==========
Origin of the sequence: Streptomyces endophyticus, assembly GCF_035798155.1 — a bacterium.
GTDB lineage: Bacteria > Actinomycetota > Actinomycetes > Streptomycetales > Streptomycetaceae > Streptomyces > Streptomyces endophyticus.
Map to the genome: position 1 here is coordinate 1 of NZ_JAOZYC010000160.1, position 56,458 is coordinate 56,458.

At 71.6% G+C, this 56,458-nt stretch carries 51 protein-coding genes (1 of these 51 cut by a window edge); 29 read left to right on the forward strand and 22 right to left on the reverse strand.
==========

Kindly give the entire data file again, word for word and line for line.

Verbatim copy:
Origin of the sequence: Streptomyces endophyticus, assembly GCF_035798155.1 — a bacterium.
GTDB lineage: Bacteria > Actinomycetota > Actinomycetes > Streptomycetales > Streptomycetaceae > Streptomyces > Streptomyces endophyticus.
Map to the genome: position 1 here is coordinate 1 of NZ_JAOZYC010000160.1, position 56,458 is coordinate 56,458.

At 71.6% G+C, this 56,458-nt stretch carries 51 protein-coding genes (1 of these 51 cut by a window edge); 29 read left to right on the forward strand and 22 right to left on the reverse strand.